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Claudia and the Phantom Phone Calls

ClaudiaClaudia and the Phantom Phone Calls by Ann M Martin
The Baby-Sitters Club #2

Pub: 1986

Claudia and the other baby-sitters receive mysterious phone calls while they’re at their jobs and think it might be a local jewel thief.

The evening was gloomy and windy, with rain streaming down from heavy clouds that blocked the moon.

I enjoyed reading the first Babysitters Club book so much that I grabbed the second right away. I was surprised at how much of the plot of this one I remembered so many years later.

What I liked: Though Claudia was never my favorite Babysitter (I couldn’t stand how she misspelled stuff in her journal entries and her sister Janine was the most awful character in the series), I found this book pretty enjoyable, or at least a quick, entertaining evening read.

What I didn’t like: Kristy’s line about “Now hear this! No running, no yelling, no jumping – and I mean it. One false move, and I’ll punch your lights out.” Um… what??

Also, the whole plot — besides being extremely outdated (HELLO CELL PHONES AND CALLER ID!) was really cheesy. The synopsis on Goodreads claims that Claudia “investigates” this mystery, but she doesn’t really. They hear weird noises, see someone outside, and call the police. There’s nothing wrong with that, except that it didn’t make for a very exciting “investigation.”


The Fault in Our Stars

FaultThe Fault in Our Stars by John Green

Pub: 2012

Hazel and Augustus meet at a cancer support group and quickly fall in love.

Opening line:

Late in the winter of my seventeenth year, my mother decided I was depressed, presumably because I rarely left the house, spent quite a lot of time in bed, read the same book over and over, ate infrequently, and devoted quite a bit of my abundant free time to thinking about death.

This is one of those books that has been on my TBR list for long time, and I kept putting it off, mostly because I knew the subject matter was two teens dying of cancer and I’ve found it hard to talk myself into immersing myself in that particular topic. I finally picked it up when our book club decided to read it this month.

What I liked: Despite my expectations, this book wasn’t as emotionally difficult to read as I thought. There were elements of humor that kept it lighthearted enough to keep reading despite the tough topic. Even the mock-eulogies that Hazel and Isaac wrote for Augustus had a kind of dark humor that made you smile even as you felt sad. The tone of this book reminded me a lot of Why We Broke Up by Daniel Handler – fans of that would enjoy this (and vice versa)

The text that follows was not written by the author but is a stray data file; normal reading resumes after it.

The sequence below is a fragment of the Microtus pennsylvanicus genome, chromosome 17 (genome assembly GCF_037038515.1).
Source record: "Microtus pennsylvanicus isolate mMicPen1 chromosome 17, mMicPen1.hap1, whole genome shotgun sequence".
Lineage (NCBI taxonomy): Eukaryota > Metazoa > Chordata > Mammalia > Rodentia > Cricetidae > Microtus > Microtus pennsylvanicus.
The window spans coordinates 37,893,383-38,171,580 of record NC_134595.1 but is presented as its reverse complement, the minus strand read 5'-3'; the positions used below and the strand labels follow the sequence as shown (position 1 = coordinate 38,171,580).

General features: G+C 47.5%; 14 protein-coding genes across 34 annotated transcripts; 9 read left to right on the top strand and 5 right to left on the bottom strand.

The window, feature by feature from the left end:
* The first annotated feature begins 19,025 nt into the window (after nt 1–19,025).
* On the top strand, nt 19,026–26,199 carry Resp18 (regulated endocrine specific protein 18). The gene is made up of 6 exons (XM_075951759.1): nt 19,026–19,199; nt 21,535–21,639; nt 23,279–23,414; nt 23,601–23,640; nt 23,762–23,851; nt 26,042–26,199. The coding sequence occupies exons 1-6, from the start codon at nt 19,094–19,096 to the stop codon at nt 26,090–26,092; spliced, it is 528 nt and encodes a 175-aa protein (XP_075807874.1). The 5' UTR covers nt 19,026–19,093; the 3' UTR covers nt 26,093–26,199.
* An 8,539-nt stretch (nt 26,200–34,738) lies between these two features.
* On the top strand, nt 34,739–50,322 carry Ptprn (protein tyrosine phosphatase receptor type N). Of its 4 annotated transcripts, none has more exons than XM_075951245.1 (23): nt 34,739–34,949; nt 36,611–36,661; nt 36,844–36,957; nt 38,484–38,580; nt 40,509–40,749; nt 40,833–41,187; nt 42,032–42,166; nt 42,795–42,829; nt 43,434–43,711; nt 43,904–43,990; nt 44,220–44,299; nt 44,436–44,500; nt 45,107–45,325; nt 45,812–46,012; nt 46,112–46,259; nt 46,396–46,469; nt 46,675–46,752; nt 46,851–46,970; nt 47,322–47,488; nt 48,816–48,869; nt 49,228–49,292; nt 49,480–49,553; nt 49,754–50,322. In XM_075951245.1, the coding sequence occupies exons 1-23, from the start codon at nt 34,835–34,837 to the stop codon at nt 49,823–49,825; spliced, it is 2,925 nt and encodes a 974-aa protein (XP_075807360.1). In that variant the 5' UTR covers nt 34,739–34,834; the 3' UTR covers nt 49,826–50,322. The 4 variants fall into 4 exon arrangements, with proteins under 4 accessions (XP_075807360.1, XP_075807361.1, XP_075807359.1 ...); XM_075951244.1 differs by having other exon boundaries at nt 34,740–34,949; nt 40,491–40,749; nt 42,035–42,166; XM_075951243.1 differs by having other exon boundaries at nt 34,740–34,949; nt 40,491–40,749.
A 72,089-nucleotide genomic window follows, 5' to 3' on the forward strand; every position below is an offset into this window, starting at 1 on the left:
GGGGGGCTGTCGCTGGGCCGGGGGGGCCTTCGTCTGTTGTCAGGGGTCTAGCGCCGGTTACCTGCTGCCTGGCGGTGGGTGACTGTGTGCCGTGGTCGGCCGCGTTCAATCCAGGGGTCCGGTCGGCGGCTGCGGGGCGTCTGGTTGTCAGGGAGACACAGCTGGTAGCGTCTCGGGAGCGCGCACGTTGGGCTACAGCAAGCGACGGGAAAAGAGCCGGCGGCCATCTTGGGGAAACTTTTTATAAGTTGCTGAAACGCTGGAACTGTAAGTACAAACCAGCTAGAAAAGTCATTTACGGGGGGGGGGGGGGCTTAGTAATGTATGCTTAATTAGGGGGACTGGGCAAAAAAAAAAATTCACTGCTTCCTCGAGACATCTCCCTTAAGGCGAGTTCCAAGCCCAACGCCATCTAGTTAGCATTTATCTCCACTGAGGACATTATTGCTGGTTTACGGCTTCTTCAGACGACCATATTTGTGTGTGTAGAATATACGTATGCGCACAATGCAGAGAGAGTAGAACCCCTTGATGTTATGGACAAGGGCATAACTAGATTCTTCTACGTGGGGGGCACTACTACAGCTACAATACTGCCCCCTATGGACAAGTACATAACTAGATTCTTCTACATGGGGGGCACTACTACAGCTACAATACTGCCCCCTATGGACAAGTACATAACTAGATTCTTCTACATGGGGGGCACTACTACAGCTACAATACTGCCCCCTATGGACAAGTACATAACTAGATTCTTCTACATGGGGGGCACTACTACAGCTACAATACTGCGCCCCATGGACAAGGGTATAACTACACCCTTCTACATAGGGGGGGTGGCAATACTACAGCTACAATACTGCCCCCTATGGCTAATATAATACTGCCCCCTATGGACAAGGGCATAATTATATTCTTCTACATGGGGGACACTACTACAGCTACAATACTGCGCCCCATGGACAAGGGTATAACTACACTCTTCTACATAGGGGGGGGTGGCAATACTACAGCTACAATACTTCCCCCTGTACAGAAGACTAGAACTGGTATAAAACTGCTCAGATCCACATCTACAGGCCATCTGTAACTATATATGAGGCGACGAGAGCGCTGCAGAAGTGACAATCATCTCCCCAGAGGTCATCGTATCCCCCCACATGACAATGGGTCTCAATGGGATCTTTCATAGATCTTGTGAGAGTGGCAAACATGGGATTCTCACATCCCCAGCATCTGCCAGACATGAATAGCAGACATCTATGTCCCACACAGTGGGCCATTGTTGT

What I didn’t like: First off, I was disappointed that the book that Hazel recommends to Augustus isn’t real — it sounded interesting.

Certain aspects of the characters bothered me. It may just be a personal thing, but they just seemed so precocious, going around quoting poetry and using inflated vocabulary and rambling about philosophy. And Augustus’ cigarette “metaphor”? Sorry, I just didn’t get it. Also, other little things that just rubbed me the wrong way… (*SPOILERS* kissing at the Anne Frank house just seemed weird to me and the fact that he waited until AFTER they were intimate before he told her that his cancer was back really rubbed me the wrong way, too)

Also, I’m not really sure if it was because of the MAJOR HYPE surrounding this book or because I already knew how it ended, but I felt kind of let down. It was sad, sure, but I didn’t cry. The end just kind of fizzled out without the emotional punch I was anticipating.

Heads up: Contains sexual content and references, mature language

We Were Liars


NEW this week…

We Were Liars by E. Lockhart

★ ★ ★ ★

Cadence and her three best friends spend every summer together on her grandfather’s private island, until one summer when everything changes.

Opening line:

Welcome to the beautiful Sinclair family.

No one is a criminal.

No one is an addict.

No one is a failure.

There’s very little that can be said about this novel without giving way too much away, so let’s just suffice it to say that this is an awesome book with an unreliable narrator (Cadence has selective amnesia after her fifteenth summer), and a couple twists that will throw even the most careful reader for a loop.

It’s about love, friendship, family, and fallings-out, and written in lovely,  poetic prose, and even includes some mini-fractured fairy tales in which Cadence tries to sort through what really happened to her.

Heads up: A tiny bit of crude language (2-3 instances?)

Second Star



NEW this week…

Second Star by Alyssa B. Sheinmel

Wendy Darling goes searching for her missing surfer brothers and finds herself in a mysterious cove inhabited by runaways.

Opening lines:

I can smell the bonfire before I even get out of the car. It’s dusk, and the sun is low on the water.

I picked up this book because, well, hello, Peter Pan! I was really interested in a modern-day retelling w/ Peter and the lost boys as surfers. Very cool premise, and lovely cover (though it is eerily similar to We Were Liars‘ cover)